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Endobronchial Ultrasound and Extended RolesEndobronchial Ultrasound Extended Roles: Know Thy Limitations FREE TO VIEW

A. R. L. Medford, MD, FCCP
Author and Funding Information

From the North Bristol Lung Centre, Southmead Hospital.

Correspondence to: Andrew R. L. Medford, MBChB, MD, Dip(CRM), PGCert(TUS), North Bristol Lung Centre, Southmead Hospital, Westbury-on-Trym, Bristol BS10 5NB, England; e-mail: andrewmedford@hotmail.com


Financial/nonfinancial disclosures: The author has reported to CHEST that no potential conflicts of interest exist with any companies/organizations whose products or services may be discussed in this article.

Reproduction of this article is prohibited without written permission from the American College of Chest Physicians. See online for more details.


Chest. 2013;143(5):1516. doi:10.1378/chest.13-0111
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Published online
To the Editor:

In the December 2012 issue of CHEST, Kennedy et al1 raise an important point about acknowledging the boundaries of endobronchial ultrasound-guided transbronchial fine-needle aspiration (EBUS-TBNA), citing infectious complications after sampling a nonsubsternal thyroid nodule. There are a number of issues to consider.

The first is infection. Proximity to the vocal cords is likely to be an issue with oropharyngeal contamination. Substernal thyroid nodules, and avoidance of more invasive surgical excision or mediastinoscopy, may well be a better indication for an extended role of EBUS-TBNA, but more data are needed to clarify this.2 The risks for infection in this scenario may be reduced by greater distance from the vocal cords (although the EBUS-TBNA needle is not sterile), and this might better justify EBUS-TBNA over surgical exploration.

Second, what is the best test in this situation, and who is the best trained person to do it? Radiologists (especially those with a subspecialist interest in head and neck) are very adept at sampling thyroid nodules accessible via ultrasound-guided fine-needle aspiration under asepsis. Moreover, it is somewhat harder to justify complications when doing a procedure that someone else is more optimally trained for.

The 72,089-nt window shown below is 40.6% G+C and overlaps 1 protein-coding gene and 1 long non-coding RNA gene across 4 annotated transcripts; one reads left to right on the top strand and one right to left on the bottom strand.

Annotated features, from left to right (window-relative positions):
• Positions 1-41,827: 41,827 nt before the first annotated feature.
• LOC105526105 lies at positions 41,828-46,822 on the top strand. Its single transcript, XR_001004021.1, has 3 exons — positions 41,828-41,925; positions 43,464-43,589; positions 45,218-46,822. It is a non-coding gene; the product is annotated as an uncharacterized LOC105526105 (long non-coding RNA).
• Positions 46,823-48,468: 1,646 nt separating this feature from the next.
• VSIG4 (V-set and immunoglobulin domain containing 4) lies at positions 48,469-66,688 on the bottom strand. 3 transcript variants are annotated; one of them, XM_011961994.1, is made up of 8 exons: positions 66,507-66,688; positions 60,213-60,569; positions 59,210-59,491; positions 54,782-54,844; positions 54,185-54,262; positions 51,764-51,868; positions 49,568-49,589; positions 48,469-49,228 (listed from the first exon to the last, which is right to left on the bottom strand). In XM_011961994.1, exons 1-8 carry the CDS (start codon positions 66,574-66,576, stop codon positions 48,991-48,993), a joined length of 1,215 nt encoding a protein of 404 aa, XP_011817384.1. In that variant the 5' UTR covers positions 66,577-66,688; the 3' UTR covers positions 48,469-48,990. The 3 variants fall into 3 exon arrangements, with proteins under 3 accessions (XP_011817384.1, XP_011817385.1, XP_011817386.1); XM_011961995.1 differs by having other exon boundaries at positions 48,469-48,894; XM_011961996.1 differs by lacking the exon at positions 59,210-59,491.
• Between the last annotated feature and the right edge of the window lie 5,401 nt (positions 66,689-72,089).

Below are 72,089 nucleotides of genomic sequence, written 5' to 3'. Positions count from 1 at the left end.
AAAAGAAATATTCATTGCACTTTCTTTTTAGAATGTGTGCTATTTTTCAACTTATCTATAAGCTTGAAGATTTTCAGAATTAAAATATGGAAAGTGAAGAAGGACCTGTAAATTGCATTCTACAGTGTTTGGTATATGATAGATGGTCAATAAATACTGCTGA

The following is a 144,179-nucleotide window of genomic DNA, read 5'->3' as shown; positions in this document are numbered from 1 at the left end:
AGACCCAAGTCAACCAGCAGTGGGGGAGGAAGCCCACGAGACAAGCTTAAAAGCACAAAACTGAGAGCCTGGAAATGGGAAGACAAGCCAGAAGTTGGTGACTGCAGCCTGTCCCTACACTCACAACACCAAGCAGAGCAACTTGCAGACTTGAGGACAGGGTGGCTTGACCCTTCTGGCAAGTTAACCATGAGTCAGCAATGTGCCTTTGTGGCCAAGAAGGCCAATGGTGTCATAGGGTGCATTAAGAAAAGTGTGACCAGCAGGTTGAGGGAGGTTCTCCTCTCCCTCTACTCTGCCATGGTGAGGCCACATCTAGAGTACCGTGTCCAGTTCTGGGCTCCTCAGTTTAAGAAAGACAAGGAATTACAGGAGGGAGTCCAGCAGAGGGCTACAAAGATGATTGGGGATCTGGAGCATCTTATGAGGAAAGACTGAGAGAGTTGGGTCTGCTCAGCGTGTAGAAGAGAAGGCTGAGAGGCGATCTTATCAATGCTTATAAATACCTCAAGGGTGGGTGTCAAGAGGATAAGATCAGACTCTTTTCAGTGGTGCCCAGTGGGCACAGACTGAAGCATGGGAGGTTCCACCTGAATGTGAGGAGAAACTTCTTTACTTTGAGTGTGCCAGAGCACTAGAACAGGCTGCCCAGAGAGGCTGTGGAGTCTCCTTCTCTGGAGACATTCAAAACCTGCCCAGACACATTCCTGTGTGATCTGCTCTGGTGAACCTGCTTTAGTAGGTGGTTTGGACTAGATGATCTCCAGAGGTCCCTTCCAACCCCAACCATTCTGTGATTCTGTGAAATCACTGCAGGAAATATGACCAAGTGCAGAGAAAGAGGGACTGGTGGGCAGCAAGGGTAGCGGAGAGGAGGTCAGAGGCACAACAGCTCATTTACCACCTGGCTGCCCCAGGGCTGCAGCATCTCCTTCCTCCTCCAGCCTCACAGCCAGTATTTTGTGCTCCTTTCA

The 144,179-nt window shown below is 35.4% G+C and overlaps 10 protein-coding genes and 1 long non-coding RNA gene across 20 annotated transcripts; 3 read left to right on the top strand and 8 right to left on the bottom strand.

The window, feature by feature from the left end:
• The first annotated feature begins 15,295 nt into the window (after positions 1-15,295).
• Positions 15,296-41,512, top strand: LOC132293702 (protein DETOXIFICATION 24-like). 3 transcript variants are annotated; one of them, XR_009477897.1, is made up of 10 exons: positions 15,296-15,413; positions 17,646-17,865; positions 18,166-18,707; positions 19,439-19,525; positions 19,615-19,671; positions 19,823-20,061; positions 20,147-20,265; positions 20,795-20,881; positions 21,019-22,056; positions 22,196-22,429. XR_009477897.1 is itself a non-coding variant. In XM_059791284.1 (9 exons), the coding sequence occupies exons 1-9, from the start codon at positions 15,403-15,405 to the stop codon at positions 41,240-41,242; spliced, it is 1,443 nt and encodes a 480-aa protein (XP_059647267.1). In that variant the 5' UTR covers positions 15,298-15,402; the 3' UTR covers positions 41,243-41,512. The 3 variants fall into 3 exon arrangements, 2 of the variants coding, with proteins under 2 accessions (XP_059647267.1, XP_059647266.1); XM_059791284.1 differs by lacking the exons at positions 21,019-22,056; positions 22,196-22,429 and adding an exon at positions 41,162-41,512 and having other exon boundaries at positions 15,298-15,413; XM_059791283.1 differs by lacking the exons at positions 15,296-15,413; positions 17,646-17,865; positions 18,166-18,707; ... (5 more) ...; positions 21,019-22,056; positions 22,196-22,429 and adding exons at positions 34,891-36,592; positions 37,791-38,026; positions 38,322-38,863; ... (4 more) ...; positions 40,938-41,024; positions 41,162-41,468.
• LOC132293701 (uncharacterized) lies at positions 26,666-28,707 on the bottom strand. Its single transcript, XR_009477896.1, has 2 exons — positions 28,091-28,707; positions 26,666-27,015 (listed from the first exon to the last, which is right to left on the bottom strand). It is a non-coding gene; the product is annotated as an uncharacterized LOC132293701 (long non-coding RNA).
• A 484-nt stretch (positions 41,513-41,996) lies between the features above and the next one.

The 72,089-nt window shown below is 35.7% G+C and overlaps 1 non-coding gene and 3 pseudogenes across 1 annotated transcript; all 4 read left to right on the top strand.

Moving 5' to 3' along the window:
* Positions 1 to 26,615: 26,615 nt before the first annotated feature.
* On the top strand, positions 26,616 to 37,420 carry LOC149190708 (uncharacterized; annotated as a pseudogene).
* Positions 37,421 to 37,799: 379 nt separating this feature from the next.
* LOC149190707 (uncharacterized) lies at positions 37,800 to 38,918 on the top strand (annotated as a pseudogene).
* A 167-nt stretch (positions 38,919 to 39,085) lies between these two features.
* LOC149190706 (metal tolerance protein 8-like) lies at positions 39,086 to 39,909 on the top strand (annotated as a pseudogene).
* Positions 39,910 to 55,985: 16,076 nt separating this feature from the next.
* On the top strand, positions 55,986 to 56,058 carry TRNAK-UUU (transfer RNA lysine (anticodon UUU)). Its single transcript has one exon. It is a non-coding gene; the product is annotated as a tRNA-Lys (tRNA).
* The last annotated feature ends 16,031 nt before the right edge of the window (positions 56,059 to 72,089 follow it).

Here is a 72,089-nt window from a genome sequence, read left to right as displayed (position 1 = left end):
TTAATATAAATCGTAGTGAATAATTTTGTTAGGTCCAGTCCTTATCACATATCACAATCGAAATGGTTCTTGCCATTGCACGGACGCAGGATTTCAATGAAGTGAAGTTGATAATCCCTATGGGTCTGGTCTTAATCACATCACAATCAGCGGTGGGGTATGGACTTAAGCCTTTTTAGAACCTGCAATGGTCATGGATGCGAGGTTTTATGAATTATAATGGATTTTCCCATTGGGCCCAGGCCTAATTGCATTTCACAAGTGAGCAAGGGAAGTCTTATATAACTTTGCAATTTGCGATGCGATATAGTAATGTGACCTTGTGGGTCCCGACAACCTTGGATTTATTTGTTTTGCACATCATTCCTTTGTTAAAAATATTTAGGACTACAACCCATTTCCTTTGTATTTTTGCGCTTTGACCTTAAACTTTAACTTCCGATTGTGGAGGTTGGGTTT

The third issue is training. The learning curve for EBUS-TBNA is notoriously idiosyncratic and longer than previously thought, even for experienced bronchoscopists.3 Adding in extended roles for EBUS-TBNA introduces a need to consider this in curriculum requirements and training standards. Such roles have not been addressed currently in the UK national guidelines for EBUS-TBNA.4 As another example, a few EBUS-TBNA operators perform transesophageal endoscopic ultrasound (EUS) with bronchoscope-guided fine-needle aspiration (EUS-B-FNA)5-7 using the endobronchial ultrasound scope when full-blown EUS is not available. This also requires competency with esophageal intubation, is not covered in the EBUS-TBNA curriculum, and is not a substitute for complete EUS-guided fine-needle aspiration (EUS-FNA). Moreover, it has been suggested by some that such a procedure might be better performed by experienced EUS operators.8 Again, it might be harder to justify complications when doing EUS-B-FNA as opposed to EUS-FNA by a trained EUS operator. As a counter argument, however, there may be occasions where EUS-FNA is not available (given its considerable cost) and a trained EUS-B-FNA operator could perform this as an alternative if only endobroncial ultrasound equipment is available.

In summary, there is a natural inclination, as with any innovative technology, to extend the roles of EBUS-TBNA with time, but this needs to be recognized in EBUS-TBNA curricula and training programs. Careful consideration in the light of existing and new data is required as to what extended roles are reasonable and which of these roles are perhaps better performed by other specialist operators; that is, know thy limitations.